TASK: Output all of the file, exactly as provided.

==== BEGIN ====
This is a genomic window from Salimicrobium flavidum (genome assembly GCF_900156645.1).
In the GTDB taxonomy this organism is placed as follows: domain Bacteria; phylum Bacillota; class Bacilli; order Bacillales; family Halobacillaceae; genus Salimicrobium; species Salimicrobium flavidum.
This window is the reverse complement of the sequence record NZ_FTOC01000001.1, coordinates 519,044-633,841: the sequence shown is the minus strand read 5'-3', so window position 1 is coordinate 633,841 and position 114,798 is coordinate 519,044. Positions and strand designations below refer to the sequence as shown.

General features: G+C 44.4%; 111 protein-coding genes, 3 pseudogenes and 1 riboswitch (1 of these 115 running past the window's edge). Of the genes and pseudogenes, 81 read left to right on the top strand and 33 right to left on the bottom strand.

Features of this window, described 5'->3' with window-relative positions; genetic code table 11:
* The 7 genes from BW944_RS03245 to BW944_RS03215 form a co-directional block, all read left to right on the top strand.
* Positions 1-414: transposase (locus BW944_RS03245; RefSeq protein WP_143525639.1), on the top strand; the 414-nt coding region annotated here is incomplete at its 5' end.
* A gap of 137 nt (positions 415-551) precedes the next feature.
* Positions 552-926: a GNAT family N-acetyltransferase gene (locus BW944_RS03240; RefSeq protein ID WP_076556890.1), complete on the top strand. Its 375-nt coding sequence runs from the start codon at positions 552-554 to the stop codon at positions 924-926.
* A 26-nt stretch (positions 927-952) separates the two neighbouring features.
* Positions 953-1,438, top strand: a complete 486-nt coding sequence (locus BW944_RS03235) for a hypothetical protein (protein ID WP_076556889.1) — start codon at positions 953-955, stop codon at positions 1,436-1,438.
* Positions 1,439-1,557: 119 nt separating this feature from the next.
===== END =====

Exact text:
This is a genomic window from Salimicrobium flavidum (genome assembly GCF_900156645.1).
In the GTDB taxonomy this organism is placed as follows: domain Bacteria; phylum Bacillota; class Bacilli; order Bacillales; family Halobacillaceae; genus Salimicrobium; species Salimicrobium flavidum.
This window is the reverse complement of the sequence record NZ_FTOC01000001.1, coordinates 519,044-633,841: the sequence shown is the minus strand read 5'-3', so window position 1 is coordinate 633,841 and position 114,798 is coordinate 519,044. Positions and strand designations below refer to the sequence as shown.

General features: G+C 44.4%; 111 protein-coding genes, 3 pseudogenes and 1 riboswitch (1 of these 115 running past the window's edge). Of the genes and pseudogenes, 81 read left to right on the top strand and 33 right to left on the bottom strand.

Features of this window, described 5'->3' with window-relative positions; genetic code table 11:
* The 7 genes from BW944_RS03245 to BW944_RS03215 form a co-directional block, all read left to right on the top strand.
* Positions 1-414: transposase (locus BW944_RS03245; RefSeq protein WP_143525639.1), on the top strand; the 414-nt coding region annotated here is incomplete at its 5' end.
* A gap of 137 nt (positions 415-551) precedes the next feature.
* Positions 552-926: a GNAT family N-acetyltransferase gene (locus BW944_RS03240; RefSeq protein ID WP_076556890.1), complete on the top strand. Its 375-nt coding sequence runs from the start codon at positions 552-554 to the stop codon at positions 924-926.
* A 26-nt stretch (positions 927-952) separates the two neighbouring features.
* Positions 953-1,438, top strand: a complete 486-nt coding sequence (locus BW944_RS03235) for a hypothetical protein (protein ID WP_076556889.1) — start codon at positions 953-955, stop codon at positions 1,436-1,438.
* Positions 1,439-1,557: 119 nt separating this feature from the next.